(1) Therefore, laying aside all malice, all deceit, hypocrisy, envy, and all evil speaking, (2) as newborn babes, desire the pure milk of the word, that you may grow thereby,
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Following I Peter 2:1, in which he admonishes us to rid ourselves of the fruits of spiritual junk food, Peter lists evidence of a mind afflicted with a poor spiritual diet. Malice is ill will, the desire to inflict pain. Deceit is lying or crafty, seductive, and slanderous activity. Hypocrisy is pretending to be what one is not. Envy is the strong desire to possess what belongs to another. Evil speaking is using the tongue to gossip, deceive others, or destroy reputations.
Peter proceeds to encourage us to crave God's Word just as a baby craves milk. He is not encouraging us to desire elementary spiritual food but emphasizing the energy we should exert to get good spiritual food. Babies demand milk as if their very life hangs in the balance at each feeding.
The apostle calls God's Word pure, meaning uncontaminated, unpolluted by fraud or deceit. God's Word is truth (John 17:17). David says that God's Word is refined seven times (Psalm 12:6). Truly, Peter is teaching us that God's Word promotes spiritual growth and good health just as good food can do physically.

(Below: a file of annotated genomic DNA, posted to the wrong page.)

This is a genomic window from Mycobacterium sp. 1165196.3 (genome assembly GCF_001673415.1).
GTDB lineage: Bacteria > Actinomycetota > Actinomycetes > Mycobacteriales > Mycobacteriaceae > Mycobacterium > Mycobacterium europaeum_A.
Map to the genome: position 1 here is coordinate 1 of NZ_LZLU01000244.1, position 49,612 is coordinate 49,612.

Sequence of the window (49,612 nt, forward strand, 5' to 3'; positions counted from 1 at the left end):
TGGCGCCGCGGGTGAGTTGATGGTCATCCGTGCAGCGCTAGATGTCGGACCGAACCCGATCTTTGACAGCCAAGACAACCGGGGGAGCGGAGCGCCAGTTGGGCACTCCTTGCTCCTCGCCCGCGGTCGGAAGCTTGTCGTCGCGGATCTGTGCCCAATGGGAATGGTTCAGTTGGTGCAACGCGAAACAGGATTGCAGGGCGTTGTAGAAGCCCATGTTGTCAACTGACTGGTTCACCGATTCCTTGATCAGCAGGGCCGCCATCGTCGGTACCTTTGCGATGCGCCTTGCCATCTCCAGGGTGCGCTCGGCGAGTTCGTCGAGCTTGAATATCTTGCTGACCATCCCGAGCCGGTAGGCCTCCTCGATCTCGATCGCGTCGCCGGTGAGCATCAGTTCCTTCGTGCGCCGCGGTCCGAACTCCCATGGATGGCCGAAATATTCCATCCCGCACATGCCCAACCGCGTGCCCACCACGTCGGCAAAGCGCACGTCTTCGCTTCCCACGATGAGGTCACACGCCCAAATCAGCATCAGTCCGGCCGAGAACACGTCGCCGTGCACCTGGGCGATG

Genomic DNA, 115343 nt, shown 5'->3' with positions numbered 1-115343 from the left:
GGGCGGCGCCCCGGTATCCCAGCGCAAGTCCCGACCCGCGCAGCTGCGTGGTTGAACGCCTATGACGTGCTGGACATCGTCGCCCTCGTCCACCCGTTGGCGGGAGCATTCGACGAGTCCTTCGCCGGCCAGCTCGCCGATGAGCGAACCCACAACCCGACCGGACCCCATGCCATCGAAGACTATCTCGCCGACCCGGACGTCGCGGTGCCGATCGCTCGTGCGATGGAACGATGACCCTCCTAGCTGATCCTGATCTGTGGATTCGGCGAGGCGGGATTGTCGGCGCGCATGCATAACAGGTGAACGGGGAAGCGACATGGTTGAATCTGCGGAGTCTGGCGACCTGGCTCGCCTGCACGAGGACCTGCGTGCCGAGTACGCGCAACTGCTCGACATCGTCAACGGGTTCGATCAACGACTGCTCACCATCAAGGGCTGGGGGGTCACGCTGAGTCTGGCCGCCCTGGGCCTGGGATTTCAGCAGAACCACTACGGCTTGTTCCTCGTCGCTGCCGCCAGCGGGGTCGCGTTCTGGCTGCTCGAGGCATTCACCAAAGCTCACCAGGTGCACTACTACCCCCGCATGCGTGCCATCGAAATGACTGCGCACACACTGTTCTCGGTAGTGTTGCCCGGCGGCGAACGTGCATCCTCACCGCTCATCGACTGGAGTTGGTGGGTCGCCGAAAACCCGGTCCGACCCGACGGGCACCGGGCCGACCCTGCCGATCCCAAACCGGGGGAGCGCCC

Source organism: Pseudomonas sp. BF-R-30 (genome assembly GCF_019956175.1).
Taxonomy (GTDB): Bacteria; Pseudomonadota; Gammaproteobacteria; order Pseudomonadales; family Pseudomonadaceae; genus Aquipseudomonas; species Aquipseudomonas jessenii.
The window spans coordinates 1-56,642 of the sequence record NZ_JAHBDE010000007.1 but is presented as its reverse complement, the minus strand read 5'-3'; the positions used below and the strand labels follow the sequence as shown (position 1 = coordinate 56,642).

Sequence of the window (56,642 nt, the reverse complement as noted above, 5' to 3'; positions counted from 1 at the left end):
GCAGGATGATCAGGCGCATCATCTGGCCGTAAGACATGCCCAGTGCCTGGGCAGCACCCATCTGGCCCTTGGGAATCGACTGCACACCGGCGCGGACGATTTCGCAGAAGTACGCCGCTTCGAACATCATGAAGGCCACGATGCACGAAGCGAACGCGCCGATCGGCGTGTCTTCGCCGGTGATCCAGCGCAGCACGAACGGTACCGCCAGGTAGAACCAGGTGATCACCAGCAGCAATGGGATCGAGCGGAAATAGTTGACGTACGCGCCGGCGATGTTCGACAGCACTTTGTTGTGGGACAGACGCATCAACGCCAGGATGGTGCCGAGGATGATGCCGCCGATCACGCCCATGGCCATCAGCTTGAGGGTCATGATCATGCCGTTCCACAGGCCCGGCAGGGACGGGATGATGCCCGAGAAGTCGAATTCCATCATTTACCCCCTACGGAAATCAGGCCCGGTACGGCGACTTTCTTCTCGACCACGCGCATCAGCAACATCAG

In using milk as a metaphor, Peter is in no way chiding people as Paul does in Hebrews 5:12-14. The former uses milk simply as a nourishing food because his emphasis is on desire, not depth. Paul uses milk as a metaphor for elementary because he wants to shock the Hebrews into comprehending how far they had slipped from their former state of conversion.
We write to you not as a Republican and a Democrat, which we are, but as men of faith who take seriously the teaching of Scripture – as do you. German Lutheran pastor and theologian Dietrich Bonhoeffer famously said, “Not to speak is to speak. Not to act is to act.” In that spirit, we implore you, with an urgency that the situation demands, to boldly lend your voice to the public square on this defining issue – for such a time as this.
(1) One day during a speaking tour, Albert Einstein's driver, who often sat at the back of the hall during his lectures, remarked that he could probably give the lecture himself, having heard it so many times. Sure enough, at the next stop on the tour, Einstein and the driver switched places, with Einstein sitting at the back in his driver's uniform. …
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